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Astronaut and kids celebrate socks in space

A student from Seattle’s Rainier Prep listens to NASA astronaut Jessica Meir answer a question posed via an Earth-to-space video link. (GeekWire Photo / Alan Boyle)

Astronauts on the International Space Station get thick calluses on the tops of their feet instead of the bottoms, but today students tried out ways to make the final frontier a little friendlier for feet.

Not only did they get a chance to talk with NASA astronaut Jessica Meir about socks in space, over a video link between the space station and Seattle’s Museum of Flight, but they also ran their own experiment as part of an Astro Socks Challenge created by NASA and Microsoft Education.

The challenge, and the Earth-to-space chat, made a teachable moment out of a fact of life for long-duration spacefliers.

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Watch an astronaut chat about socks in space

Jessica Meir
NASA astronaut Jessica Meir sports green-toed socks during an earlier Earth-to-space chat with students. (NASA via UCSD Scripps Institution of Oceanography)

Hundreds of middle-school and high-school students will gather at Seattle’s Museum of Flight on March 2 to chat with NASA astronaut Jessica Meir on the International Space Station while the world watches on the Web.

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Red Arrows fly aerobatics of a different color

Seattle’s Museum of Flight may have put a Blue Angels jet on a pedestal, but today it rolled out the red carpet for a military aerobatic team of a different color: the Red Arrows of Britain’s Royal Air Force.

“They’re the best,” said Stephen Williams, a visitor from Horsham in southern England who was among the roughly 300 spectators and VIPs who turned out this morning to watch the Red Arrows arrive. “Your Blue Angels … they’re OK.”

Red wasn’t the only color in the Arrows’ quiver: As they made their photo-op rounds over downtown Seattle and Boeing Field, the pilots’ BAE Hawk T1 trainer jets released contrails of red, white and blue — the hues of the Union Jack as well as the Stars and Stripes.

Today’s one-day stopover was mostly aimed at showing the colors and refueling the planes, between last weekend’s performance at the Oregon International Air Show in McMinnville and a series of events starting Sept. 24 in Vancouver, B.C., which is the next stop in the Red Arrows’ grueling two-month North America tour.

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Space settlers just might dig a moon of Mars

Jim Logan's plan for Deimos
Jim Logan, a former NASA flight surgeon who is the co-founder of the Space Enterprise Institute, lays out his plan for putting a space settlement inside the Martian moon Deimos. (GeekWire Photo / Alan Boyle)

The smaller of Mars’ two moons, Deimos, was named after the Greek god of terror — but the way former NASA flight surgeon Jim Logan sees it, Deimos could be a comfort zone for space settlers.

“The Mars-facing side of Deimos is probably the most valuable real estate in the solar system,” Logan, co-founder of the Space Enterprise Institute, said today at Seattle’s Museum of Flight.

Logan laid out his case for Deimos during a conference on space settlement, presented this week by the Space Studies Institute to highlight the late Princeton physicist Gerard O’Neill’s vision for humanity’s expansion into the solar system.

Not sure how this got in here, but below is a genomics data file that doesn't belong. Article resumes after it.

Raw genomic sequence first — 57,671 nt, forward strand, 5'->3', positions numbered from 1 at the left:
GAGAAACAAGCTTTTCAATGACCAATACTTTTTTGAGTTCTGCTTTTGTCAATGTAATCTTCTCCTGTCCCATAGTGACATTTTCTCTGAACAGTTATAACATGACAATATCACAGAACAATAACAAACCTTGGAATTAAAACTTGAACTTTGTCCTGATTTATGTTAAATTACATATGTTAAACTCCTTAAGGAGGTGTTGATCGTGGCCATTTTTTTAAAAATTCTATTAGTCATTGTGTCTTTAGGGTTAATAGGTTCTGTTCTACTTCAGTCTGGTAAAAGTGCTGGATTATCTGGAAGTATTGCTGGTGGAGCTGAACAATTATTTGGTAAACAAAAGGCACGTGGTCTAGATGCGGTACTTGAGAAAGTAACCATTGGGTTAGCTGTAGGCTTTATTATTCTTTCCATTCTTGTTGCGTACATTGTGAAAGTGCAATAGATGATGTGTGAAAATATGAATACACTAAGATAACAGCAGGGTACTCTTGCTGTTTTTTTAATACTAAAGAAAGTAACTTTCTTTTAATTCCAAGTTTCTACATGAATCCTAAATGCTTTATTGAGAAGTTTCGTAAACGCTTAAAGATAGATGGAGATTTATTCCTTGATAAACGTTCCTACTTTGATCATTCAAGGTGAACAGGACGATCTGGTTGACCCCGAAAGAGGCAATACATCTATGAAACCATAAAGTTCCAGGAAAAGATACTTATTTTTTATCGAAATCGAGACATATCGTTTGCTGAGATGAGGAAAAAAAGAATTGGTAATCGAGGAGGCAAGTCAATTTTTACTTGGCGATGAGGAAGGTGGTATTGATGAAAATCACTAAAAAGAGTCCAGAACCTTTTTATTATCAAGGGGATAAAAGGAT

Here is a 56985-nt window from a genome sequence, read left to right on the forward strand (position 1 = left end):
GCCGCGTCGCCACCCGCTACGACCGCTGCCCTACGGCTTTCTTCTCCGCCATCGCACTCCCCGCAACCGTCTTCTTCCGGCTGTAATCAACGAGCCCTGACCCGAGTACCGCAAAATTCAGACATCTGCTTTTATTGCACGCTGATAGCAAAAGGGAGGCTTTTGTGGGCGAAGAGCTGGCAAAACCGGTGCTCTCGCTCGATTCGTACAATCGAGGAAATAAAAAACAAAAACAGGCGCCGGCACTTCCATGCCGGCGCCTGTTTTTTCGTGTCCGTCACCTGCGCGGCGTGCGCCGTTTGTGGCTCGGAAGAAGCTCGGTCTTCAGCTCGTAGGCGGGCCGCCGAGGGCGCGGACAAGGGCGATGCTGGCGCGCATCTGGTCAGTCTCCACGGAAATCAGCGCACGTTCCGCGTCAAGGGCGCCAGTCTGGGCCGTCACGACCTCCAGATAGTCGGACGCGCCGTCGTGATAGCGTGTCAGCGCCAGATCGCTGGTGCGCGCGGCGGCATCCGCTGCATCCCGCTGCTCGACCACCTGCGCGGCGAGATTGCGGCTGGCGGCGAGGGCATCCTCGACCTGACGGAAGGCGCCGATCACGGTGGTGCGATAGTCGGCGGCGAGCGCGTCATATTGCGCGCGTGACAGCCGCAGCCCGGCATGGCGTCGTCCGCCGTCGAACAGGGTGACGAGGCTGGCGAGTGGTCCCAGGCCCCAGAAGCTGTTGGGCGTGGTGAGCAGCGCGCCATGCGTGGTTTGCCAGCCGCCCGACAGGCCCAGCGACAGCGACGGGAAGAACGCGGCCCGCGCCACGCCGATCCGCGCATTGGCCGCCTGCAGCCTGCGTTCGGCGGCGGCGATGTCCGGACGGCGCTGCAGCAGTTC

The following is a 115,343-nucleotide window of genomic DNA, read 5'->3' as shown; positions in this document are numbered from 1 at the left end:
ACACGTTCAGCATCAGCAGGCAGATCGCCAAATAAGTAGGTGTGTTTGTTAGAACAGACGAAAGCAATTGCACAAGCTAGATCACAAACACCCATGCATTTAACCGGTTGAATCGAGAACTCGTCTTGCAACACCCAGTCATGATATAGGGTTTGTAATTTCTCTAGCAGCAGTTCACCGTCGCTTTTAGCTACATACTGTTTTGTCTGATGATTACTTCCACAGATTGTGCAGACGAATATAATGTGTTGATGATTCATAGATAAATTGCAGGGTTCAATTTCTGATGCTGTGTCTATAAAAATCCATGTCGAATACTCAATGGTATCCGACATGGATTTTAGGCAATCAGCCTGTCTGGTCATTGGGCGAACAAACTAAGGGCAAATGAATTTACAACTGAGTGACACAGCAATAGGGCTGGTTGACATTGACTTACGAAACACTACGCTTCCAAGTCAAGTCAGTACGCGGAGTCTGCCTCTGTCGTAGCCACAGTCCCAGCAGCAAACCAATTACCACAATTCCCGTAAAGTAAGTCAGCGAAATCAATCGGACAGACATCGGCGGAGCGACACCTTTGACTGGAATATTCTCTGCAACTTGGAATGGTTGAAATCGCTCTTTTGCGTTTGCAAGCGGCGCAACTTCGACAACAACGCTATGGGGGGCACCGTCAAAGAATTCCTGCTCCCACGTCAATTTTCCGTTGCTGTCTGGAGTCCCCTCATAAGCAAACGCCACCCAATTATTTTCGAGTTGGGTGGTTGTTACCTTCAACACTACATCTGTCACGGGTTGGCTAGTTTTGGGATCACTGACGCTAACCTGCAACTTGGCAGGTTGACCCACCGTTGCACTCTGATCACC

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Space settlement vision updated after 50 years

Von Braun Rotating Space Station illustration
The Gateway Foundation’s Von Braun Rotating Space Station would take advantage of a ring structure to create artificial gravity. (Gateway Foundation Illustration)

Fifty years ago, a Princeton physicist named Gerard O’Neill asked his students to help him come up with a plan for setting up settlements in space.

Just a few years later, O’Neill published the resulting vision for freestanding space colonies as a book titled “The High Frontier” — a book that helped inspire Amazon billionaire Jeff Bezos’ vision of having millions of people living and working in space.

Now the keepers of the “High Frontier” flame at the California-based Space Studies Institute are revisiting O’Neill’s original vision, with an eye toward updating it for the 21st century.

“The fact is, a lot has changed in the last half-century,” Edward Wright, a senior researcher at the Space Studies Institute, said today at the start of a two-day conference presented by the institute at Seattle’s Museum of Flight.

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Spaced-out goodies mark Apollo 11 anniversary

Space beer bottles
Elysian Brewing’s Space Dust IPA will be sporting space-themed labels this summer. (Elysian Brewing Photo via Museum of Flight)

Want a little space history in your beer? Or soda pop? Or chocolate? Seattle brands are banding together to mark the 50th anniversary of the Apollo 11 moon landing, with the Museum of Flight leading the charge.

You’ll find a roundup of space-themed products on the museum’s “Summer of Space” website.

For instance, take Elysium Brewing Co.’s Space Dust IPA, one of the Seattle brewery’s standards: This summer, Space Dust bottles will be sporting a series of three Apollo 11 labels celebrating the mission’s liftoff, moonwalk and splashdown in July 1969.

If your tastes run more toward the softer side, check out the collectible Apollo 11 labels that’ll be part of Jones Soda’s 50th-anniversary lineup.